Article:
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Verizon Wireless - Price of Demand

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Verizon Wireless is a joint venture between Verizon Communications out of New Jersey and the European-owned telecommunications company “Vodafone.” Verizon Wireless is a wireless communication carrier that operates in the continental United States. Currently, Verizon Wireless provides wireless communication services to over 60 million customers nationwide including customers in Hawaii and Alaska. Its products include wireless voice and data services using the largest wireless voice and data network in the United States. Cingular Wireless is currently the leading cellular carrier when it comes to amount of customers on its wireless network. However, as Verizon Wireless continues to grow its market share as the United States’ second largest wireless carrier, it ranks number one in total revenue collected as well as how it is viewed by Wall Street. Verizon Wireless’ strong market position, perception of quality, and its proportion of income has a strong competitive advantage that would allow a small price increase--making the demand inelastic, “quality demand stretches very little in response to price change” (McConnell et. al, 2004).

Verizon Wireless cellular service is inelastic because the products and services it offers makes them the dominant leader in the wireless industry; therefore, a 10% change in calling plan prices (monthly access fees) would not affect the quantity demanded. Verizon Wireless can depend on this inelasticity in their pricing model because of the strength of its brand and the wealth of products and services it offers. Verizon Wireless’ competitive advantage comes from its ultra-low churn rate (the percentage of customers who disconnect their service is less than one percent of its 60 million customer base). This indicator suggests that customers are satisfied with the service Verizon Wireless offers and a slight price increase probably would not drive its customers to the competition. This data also suggests that customers probably stay with Verizon Wireless because of its continued expansion of new technologies and services such as its all-digital nationwide CDMA network, ‘EVDO’ or its advanced data network (used to wireless send and receive email and other data almost anywhere in the US), and VoIP (Voice over Internet Protocol) that they use for their Push to Talk products. Verizon Wireless markets to a nearly all demographics nationwide and most of its services are offered in the smaller rural markets as a direct result of the one billion dollars per quarter it spends on improving its network as well as acquiring smaller wireless networks to make their nationwide network stronger and larger. Most customers agree that as the available services increase, a slight price increase is to be expected. However, to prove the ‘elasticity’ theory empirically, additional data would need to be analyzed. Therefore, one could effectively assume that a 10% increase in price would not change the quantity demanded.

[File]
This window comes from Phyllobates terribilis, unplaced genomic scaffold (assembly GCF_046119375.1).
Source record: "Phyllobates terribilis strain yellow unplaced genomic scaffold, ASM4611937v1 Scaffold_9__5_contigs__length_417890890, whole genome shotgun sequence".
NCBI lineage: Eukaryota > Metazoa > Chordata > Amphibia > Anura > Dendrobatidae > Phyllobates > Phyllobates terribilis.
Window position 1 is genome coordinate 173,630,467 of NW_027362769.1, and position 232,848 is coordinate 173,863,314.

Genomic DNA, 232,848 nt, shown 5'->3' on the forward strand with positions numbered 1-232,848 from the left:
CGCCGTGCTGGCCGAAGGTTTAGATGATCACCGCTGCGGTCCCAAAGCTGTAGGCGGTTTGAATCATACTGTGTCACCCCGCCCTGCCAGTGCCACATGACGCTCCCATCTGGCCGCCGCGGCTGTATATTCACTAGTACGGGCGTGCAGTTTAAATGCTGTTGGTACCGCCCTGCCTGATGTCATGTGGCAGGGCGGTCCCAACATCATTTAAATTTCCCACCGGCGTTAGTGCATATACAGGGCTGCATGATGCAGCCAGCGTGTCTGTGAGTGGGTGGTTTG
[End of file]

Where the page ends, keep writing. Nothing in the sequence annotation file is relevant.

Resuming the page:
The law of demand assures us that people buy more of a product when the price is reduced and they will buy less when the price is increased. Looking at the chosen product, “Verizon Wireless” cellular service, it must be noted that several determinants and considerations influence the elasticity of demand. Outlined is why Verizon Wireless service is inelastic, but what happens when the market changes? “If demand is elastic, a decrease in price will increase total revenue. Even though a lesser price is received per unit, enough additional units are sold to more than make up for the lower price” (McConnell et. al, 2004. p360). What we have to consider when looking at Verizon Wireless is the fact that they have more than one way to generate revenue. The first way was when we examined the voice minute plans or the monthly access fees, which could run from $39.99 to $209.99 or more per month. As we have already analyzed a 10% or even a 15% increase or decrease in monthly access price would not cause the product to become elastic.

Let’s now consider the available data products that Verizon Wireless offers and how a 10% fluctuation in price would have an elastic affect on the data product revenue such as Unlimited Messaging, which would have an affect on the overall total revenue. At this time, Unlimited Messaging costs an extra $20 added onto any Verizon Wireless Calling Plan. Would the total revenue go up if Verizon Wireless decreased its price by twenty-five percent? I would argue that it would not, because “the total revenue would decline because the loss

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